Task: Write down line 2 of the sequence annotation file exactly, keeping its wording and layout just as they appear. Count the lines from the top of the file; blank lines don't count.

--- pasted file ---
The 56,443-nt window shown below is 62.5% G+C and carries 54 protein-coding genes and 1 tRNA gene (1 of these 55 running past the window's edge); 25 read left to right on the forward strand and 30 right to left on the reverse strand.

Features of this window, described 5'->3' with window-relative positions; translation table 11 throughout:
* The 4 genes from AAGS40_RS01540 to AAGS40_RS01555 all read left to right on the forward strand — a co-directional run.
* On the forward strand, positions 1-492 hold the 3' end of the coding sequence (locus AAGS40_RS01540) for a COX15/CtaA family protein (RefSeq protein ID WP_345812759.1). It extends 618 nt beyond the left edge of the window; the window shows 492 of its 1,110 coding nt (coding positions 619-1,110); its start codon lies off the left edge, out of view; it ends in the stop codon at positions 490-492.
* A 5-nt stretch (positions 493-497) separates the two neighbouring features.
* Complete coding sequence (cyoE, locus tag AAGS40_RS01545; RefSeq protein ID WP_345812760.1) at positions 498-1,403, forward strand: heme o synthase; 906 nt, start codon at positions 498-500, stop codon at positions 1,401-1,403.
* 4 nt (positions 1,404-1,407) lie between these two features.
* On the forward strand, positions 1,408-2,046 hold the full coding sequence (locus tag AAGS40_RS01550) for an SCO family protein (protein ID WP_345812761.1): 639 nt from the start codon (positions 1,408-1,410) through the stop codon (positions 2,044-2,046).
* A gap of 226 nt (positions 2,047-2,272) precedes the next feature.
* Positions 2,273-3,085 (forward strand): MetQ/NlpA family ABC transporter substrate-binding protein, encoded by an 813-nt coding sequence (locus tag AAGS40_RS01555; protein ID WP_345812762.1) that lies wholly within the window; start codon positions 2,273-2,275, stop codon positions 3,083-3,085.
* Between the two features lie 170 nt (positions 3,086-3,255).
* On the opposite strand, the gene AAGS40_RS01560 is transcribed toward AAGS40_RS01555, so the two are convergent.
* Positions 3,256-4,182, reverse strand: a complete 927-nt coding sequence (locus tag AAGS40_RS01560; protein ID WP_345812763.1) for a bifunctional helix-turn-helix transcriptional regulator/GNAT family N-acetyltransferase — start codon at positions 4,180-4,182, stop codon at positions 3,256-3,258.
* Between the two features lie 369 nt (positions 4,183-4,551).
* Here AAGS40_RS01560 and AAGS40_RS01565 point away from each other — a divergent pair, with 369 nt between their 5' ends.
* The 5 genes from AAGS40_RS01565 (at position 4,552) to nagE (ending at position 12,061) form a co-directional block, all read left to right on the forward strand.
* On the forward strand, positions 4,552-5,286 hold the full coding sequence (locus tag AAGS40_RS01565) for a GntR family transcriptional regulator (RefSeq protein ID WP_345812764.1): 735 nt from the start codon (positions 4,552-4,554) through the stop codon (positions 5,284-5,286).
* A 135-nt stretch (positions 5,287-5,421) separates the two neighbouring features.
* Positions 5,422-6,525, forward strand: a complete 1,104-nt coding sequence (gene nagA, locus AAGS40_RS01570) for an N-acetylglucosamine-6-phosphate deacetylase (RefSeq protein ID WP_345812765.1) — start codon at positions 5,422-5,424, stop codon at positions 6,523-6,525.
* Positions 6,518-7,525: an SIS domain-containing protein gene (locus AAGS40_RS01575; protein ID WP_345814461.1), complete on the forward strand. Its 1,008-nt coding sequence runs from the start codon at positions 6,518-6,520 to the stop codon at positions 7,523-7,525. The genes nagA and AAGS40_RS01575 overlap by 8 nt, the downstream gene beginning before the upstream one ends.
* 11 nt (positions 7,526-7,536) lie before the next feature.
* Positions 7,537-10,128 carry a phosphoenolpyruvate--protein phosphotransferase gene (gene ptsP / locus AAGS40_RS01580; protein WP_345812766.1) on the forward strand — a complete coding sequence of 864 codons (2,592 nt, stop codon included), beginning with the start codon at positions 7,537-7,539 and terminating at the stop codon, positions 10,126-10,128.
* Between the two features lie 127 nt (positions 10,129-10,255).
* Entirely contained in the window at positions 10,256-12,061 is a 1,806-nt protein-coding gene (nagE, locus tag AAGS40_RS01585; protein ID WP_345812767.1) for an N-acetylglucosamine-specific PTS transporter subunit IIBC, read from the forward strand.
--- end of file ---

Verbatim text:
Features of this window, described 5'->3' with window-relative positions; translation table 11 throughout: